reductions against the existing building baseline. Energy reductions of 30 – 40 percent would of
course result in lower levels of final design energy consumption if the baseline design energy
consumption were lower. This fact invites consideration of which site alternative provides the
lowest baseline performance. If the energy reduction percentage intended by the building owner
and designers is independent of the given baseline (percent reduction predetermined to meet
points goal), then selection of the existing building with the lowest baseline energy consumption
will result in development of a building with the lowest final design energy consumption.
Furthermore, selection of the site with the lowest baseline energy consumption may help to reduce
the uncertainty of achieving the best possible energy performance in the final design. If a proposed
energy reduction of 40 percent is eventually changed (due to unforeseen cost or technical barriers)
to a more modest 25 percent, then selection of the site with the lowest baseline energy
consumption would help to preserve or “lock-in” a lower level of final design energy consumption
throughout the evolution of the building design/renovation.
The third reference frame (comparison of energy reductions), essentially follows the current
paradigm of the LEED® rating system, in which more points are awarded for proposed buildings
that reduce a higher percentage of energy relative to their own baselines (albeit in terms of energy
cost rather than units of energy). Evaluation of the percentage energy reduction against a single
site-specific baseline does not properly account for the opportunity to select the most efficient site
available. Evaluation of the most efficient site available requires either establishing a baseline from
among available site alternatives or deriving one (an average or median performance) from the
existing building stock.
4. Conclusion
Realization of a more sustainable built environment that meets the challenges of climate change
mitigation and energy conservation will require greater efficiencies in transportation and building
systems. While the deployment of new technologies will hopefully provide much of the efficiency
gains needed, significant gains in efficiency must still be leveraged from the efficient utilization of
new and existing transportation and building systems. The site selection evaluation framework
under development can help to improve the efficient utilization of transportation and building
systems by helping commercial building occupants satisfy their space and mobility needs with the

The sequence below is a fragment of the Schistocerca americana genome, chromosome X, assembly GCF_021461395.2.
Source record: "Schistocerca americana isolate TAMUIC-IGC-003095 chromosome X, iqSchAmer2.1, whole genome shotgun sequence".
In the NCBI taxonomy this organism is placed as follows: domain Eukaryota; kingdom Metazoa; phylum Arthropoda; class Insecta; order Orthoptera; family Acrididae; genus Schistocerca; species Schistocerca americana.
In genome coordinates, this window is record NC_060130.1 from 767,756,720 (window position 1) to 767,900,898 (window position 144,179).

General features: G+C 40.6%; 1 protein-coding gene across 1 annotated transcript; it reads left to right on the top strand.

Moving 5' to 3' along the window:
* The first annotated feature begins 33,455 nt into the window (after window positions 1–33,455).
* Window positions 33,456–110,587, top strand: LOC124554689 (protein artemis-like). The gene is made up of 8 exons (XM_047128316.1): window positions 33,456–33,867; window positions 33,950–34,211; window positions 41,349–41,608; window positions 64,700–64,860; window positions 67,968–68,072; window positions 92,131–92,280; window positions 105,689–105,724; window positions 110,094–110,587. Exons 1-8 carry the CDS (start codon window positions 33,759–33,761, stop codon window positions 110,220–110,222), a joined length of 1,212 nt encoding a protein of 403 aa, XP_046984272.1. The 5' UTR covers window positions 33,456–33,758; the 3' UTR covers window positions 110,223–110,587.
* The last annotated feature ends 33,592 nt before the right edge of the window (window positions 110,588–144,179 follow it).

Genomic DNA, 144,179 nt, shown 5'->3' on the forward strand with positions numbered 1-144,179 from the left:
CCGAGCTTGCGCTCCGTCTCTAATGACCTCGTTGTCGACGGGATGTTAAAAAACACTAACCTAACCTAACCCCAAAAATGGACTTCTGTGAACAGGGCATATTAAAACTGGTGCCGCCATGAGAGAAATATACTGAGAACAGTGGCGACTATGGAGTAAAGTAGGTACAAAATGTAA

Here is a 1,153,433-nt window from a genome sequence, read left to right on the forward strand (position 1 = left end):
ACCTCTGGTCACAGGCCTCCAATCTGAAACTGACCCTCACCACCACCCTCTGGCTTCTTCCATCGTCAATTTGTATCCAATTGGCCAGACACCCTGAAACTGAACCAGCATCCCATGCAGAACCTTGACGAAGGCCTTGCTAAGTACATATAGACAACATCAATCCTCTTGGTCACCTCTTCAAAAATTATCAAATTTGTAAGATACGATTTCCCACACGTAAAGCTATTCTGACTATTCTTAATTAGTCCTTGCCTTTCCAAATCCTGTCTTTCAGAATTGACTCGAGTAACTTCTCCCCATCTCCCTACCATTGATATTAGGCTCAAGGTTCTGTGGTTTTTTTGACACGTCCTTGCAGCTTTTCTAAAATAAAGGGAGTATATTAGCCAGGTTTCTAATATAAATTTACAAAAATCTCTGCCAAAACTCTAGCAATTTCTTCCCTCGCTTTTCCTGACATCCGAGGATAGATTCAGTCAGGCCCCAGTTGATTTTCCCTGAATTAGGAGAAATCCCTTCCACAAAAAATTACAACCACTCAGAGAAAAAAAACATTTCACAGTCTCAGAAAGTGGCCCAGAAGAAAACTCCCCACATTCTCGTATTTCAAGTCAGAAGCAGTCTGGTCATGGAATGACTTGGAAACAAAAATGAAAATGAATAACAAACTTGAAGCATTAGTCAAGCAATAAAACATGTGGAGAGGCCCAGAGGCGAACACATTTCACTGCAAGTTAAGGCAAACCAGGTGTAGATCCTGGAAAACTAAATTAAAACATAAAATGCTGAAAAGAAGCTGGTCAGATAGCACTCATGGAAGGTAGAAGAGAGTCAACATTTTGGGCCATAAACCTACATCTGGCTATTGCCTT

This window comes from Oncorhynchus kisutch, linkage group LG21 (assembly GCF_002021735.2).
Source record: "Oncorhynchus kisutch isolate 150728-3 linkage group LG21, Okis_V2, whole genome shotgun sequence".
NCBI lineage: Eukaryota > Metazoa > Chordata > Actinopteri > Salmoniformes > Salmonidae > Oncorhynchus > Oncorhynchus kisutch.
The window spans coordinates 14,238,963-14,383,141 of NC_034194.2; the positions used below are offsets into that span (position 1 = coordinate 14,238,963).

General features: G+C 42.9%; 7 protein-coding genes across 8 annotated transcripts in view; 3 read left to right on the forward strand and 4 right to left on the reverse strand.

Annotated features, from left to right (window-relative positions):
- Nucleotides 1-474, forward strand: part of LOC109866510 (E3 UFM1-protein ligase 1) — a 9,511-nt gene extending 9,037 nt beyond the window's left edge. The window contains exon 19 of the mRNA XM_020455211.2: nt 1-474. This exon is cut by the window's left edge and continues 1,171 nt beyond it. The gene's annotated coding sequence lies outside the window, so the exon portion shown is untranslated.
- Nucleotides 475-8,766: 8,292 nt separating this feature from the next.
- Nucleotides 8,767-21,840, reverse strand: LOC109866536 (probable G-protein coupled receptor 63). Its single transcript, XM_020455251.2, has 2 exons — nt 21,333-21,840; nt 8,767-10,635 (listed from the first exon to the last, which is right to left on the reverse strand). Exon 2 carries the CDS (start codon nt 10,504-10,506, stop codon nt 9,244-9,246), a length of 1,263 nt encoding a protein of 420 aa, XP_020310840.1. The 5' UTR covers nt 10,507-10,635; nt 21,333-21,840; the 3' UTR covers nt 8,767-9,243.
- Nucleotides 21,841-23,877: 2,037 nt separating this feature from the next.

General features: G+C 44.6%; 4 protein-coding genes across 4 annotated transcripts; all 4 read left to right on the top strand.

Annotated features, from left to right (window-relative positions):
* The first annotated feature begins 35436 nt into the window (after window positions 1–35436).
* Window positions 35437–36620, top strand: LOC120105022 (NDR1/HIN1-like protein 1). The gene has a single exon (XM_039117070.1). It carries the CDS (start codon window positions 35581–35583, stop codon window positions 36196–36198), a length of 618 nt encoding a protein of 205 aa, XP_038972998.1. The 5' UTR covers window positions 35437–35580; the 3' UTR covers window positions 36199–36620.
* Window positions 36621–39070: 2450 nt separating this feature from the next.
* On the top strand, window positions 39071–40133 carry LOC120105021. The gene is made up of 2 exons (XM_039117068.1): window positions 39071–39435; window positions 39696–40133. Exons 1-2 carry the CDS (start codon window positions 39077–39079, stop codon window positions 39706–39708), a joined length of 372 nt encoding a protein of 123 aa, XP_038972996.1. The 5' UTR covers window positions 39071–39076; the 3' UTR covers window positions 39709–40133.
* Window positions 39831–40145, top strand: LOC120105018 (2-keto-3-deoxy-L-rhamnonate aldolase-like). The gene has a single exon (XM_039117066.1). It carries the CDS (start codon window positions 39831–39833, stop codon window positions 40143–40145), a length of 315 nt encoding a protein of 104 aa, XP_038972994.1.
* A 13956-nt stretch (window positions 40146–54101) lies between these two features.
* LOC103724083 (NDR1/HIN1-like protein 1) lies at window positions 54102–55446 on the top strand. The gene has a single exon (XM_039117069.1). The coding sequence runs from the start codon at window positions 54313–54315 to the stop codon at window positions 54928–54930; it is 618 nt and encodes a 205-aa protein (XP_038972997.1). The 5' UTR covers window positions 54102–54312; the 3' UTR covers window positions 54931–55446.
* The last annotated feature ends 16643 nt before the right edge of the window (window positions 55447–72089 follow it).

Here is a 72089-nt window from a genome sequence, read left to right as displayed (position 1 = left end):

most efficient transportation and building infrastructure available in the marketplace. Application of
the site selection evaluation framework to case studies of commercial office development will
provide insight into the opportunities for more efficiently utilizing transportation and building
systems in the built environment. The expected findings are that whole-building energy
consumption and GHG emissions are sensitive to building site location, and that site-related
transportation is a significant component of overall performance.
5. Acknowledgements
This research is supported through a National Science Foundation (NSF) Graduate Research
6. References
U.S. ENERGY INFORMATION ADMINISTRATION, Emissions of Greenhouse Gases in the
United States 2007. DOE/EIA-0573(2007), Department of Energy, Washington, D.C., 2007.
Department of Energy, Washington, D.C., 2009.
BROWN, M., F. SOUTHWORTH, AND T. STOVALL. Towards a Climate-Friendly Built
Environment. Pew Center on Global Climate Change, Washington, D.C., 2005.
CAMBRIDGE SYSTEMATICS, INC., Moving Cooler: An Analysis of Transportation Strategies
for Reducing Greenhouse Gas Emissions. Urban Land Institute, Washington, D.C., 2009.
EWING, R., et al. Growing Cooler: Evidence on Urban Development and Climate Change.
Urban Land Institute, Washington, D.C., 2007.
TRANSPORTATION RESEARCH BOARD, Driving and the Built Environment: The Effects of
Compact Development on Motorized Travel, Energy Use, and CO2 Emissions. Special
Report 298, The National Research Council of the National Academies, Washington, D.C.,
NORMAN, J., H. MACLEAN, AND C. KENNEDY. Comparing High and Low Residential
Density: Life-Cycle Analysis of Energy Use and Greenhouse Gas Emissions. In Journal of
Urban Planning and Development, Vol. 132, No. 1, 2006, pp. 10-21.
CONGRESSIONAL BUDGET OFFICE, Public Spending on Transportation and Water
Infrastructure. Congress of the United States, Washington, D.C., 2010.
PETERSON, K. AND H. CROWTHER. Building EUIs. In High Performing Buildings: A
magazine of the American Society of Heating, Refrigerating and Air-Conditioning Engineers,
Inc., No. Summer, 2010, pp. 40-50.
ASHRAE, Energy Standard for Buildings Except Low-Rise Residential Buildings.
ANSI/ASHRAE/IESNA Standard 90.1-2004, American Society of Heating Refrigerating and
Air-Conditioning Engineers, Inc., Atlanta, GA, 2004.
ASHRAE, Standard Methods of Measuring, Expressing and Comparing Building Energy
Performance. ANSI/ASHRAE Standard 105-2007, American Society of Heating Refrigerating
and Air-Conditioning Engineers, Inc., Atlanta, GA, 2007.
http://www.icleiusa.org/programs/climate/ghg-protocol. Accessed July 7, 2009.
EcoCalculator. Athena Institute. http://www.athenasmi.org/tools/ecoCalculator/. Accessed
August 1, 2010.
BARLEY, D., et al. National Renewable Energy Laboratory, Procedure for Measuring and
Reporting Commercial Building Energy Performance. NREL/TP-550-38601, U.S. Department
of Energy, Washington, D.C., 2005.
WILSON, A. AND R. NAVARO. Driving to Green Buildings: The Transportation Energy
Intensity of Buildings. In Environmental Building News, No. September, 2007, 2007.